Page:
Cultivated at high altitudes in the cool mountain air of China’s Fujian province, tea leaves that will be made into Ti Kuan Yin are processed using more than a dozen steps including oxidation, tossing, tight rolling and roasting.
When steeped, the dark, curly leaves of Ti Kuan Yin lighten and unfurl, unleashing their flowery aroma and taste. The brewed tea has a golden yellow color and a mild, slightly sweet flavor. Ti Kuan Yin is an excellent source of sustained energy, both for its moderate caffeine content and high levels of vitamins, amino acids and antioxidant-containing polyphenols.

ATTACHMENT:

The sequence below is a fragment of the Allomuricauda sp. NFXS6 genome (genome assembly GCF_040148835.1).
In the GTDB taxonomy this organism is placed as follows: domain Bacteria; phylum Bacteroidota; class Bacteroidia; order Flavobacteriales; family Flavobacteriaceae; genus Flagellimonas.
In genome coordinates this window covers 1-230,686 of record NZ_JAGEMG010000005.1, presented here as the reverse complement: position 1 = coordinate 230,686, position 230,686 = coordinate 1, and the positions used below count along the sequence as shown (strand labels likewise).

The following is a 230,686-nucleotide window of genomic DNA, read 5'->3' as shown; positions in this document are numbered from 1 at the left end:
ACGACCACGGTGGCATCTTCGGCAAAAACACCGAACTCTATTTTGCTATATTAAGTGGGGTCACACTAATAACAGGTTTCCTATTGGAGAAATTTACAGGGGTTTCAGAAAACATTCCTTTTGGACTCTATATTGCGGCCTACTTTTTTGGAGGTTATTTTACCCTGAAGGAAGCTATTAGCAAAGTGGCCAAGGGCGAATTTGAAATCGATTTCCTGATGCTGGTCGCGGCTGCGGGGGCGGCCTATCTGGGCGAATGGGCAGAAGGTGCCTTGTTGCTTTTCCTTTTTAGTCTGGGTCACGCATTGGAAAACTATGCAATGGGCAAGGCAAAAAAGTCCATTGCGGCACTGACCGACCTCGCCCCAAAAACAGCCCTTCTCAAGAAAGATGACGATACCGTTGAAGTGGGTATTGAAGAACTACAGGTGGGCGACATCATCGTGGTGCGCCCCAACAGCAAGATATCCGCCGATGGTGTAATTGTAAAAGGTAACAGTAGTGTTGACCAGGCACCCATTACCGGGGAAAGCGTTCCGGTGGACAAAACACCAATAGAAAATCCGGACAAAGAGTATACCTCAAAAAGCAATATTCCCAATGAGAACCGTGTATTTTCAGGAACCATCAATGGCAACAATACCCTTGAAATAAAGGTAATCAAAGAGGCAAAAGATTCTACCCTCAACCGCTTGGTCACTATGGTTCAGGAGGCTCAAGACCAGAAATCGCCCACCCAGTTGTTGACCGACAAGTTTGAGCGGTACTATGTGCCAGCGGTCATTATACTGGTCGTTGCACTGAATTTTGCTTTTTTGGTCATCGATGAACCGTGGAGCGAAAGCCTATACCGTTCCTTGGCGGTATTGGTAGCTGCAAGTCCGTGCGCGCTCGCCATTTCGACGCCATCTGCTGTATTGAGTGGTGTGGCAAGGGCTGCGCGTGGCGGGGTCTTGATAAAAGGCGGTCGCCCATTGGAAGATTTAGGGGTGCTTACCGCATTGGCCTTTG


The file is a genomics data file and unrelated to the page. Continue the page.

The name Tieguanyin is a reference to the Chinese “Iron Goddess of Mercy,” Guanyin, who is the female embodiment of the bodhisattva.